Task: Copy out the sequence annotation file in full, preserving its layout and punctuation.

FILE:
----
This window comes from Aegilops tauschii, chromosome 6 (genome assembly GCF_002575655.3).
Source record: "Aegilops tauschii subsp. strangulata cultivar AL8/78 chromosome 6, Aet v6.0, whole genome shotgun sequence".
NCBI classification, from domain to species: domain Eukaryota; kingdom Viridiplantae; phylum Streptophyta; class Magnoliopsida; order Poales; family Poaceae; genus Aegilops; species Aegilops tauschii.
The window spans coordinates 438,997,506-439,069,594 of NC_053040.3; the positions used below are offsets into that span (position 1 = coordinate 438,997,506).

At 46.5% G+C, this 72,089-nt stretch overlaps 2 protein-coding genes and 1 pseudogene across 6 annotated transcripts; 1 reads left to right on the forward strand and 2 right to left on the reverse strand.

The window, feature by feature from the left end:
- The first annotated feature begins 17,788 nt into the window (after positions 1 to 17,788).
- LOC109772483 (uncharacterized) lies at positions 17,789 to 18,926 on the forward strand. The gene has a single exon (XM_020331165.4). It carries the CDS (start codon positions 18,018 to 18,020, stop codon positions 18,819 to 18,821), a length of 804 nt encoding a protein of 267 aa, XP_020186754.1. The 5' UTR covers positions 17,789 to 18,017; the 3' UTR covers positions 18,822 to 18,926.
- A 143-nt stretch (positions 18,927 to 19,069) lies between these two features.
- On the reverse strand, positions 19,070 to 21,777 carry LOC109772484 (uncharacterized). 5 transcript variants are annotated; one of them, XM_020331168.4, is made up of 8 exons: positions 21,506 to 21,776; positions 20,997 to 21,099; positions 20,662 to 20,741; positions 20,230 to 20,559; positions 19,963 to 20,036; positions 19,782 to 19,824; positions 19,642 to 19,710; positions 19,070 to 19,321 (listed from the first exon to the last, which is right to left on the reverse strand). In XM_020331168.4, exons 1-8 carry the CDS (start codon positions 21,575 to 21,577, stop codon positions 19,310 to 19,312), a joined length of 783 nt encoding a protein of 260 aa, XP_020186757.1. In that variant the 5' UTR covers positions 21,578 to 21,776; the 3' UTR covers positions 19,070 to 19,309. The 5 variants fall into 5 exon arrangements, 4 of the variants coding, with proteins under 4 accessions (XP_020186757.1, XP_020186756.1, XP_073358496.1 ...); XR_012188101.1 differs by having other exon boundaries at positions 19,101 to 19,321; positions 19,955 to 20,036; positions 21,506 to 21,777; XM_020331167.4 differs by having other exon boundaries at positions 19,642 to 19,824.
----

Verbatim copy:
This window comes from Aegilops tauschii, chromosome 6 (genome assembly GCF_002575655.3).
Source record: "Aegilops tauschii subsp. strangulata cultivar AL8/78 chromosome 6, Aet v6.0, whole genome shotgun sequence".
NCBI classification, from domain to species: domain Eukaryota; kingdom Viridiplantae; phylum Streptophyta; class Magnoliopsida; order Poales; family Poaceae; genus Aegilops; species Aegilops tauschii.
The window spans coordinates 438,997,506-439,069,594 of NC_053040.3; the positions used below are offsets into that span (position 1 = coordinate 438,997,506).

At 46.5% G+C, this 72,089-nt stretch overlaps 2 protein-coding genes and 1 pseudogene across 6 annotated transcripts; 1 reads left to right on the forward strand and 2 right to left on the reverse strand.

The window, feature by feature from the left end:
- The first annotated feature begins 17,788 nt into the window (after positions 1 to 17,788).
- LOC109772483 (uncharacterized) lies at positions 17,789 to 18,926 on the forward strand. The gene has a single exon (XM_020331165.4). It carries the CDS (start codon positions 18,018 to 18,020, stop codon positions 18,819 to 18,821), a length of 804 nt encoding a protein of 267 aa, XP_020186754.1. The 5' UTR covers positions 17,789 to 18,017; the 3' UTR covers positions 18,822 to 18,926.
- A 143-nt stretch (positions 18,927 to 19,069) lies between these two features.
- On the reverse strand, positions 19,070 to 21,777 carry LOC109772484 (uncharacterized). 5 transcript variants are annotated; one of them, XM_020331168.4, is made up of 8 exons: positions 21,506 to 21,776; positions 20,997 to 21,099; positions 20,662 to 20,741; positions 20,230 to 20,559; positions 19,963 to 20,036; positions 19,782 to 19,824; positions 19,642 to 19,710; positions 19,070 to 19,321 (listed from the first exon to the last, which is right to left on the reverse strand). In XM_020331168.4, exons 1-8 carry the CDS (start codon positions 21,575 to 21,577, stop codon positions 19,310 to 19,312), a joined length of 783 nt encoding a protein of 260 aa, XP_020186757.1. In that variant the 5' UTR covers positions 21,578 to 21,776; the 3' UTR covers positions 19,070 to 19,309. The 5 variants fall into 5 exon arrangements, 4 of the variants coding, with proteins under 4 accessions (XP_020186757.1, XP_020186756.1, XP_073358496.1 ...); XR_012188101.1 differs by having other exon boundaries at positions 19,101 to 19,321; positions 19,955 to 20,036; positions 21,506 to 21,777; XM_020331167.4 differs by having other exon boundaries at positions 19,642 to 19,824.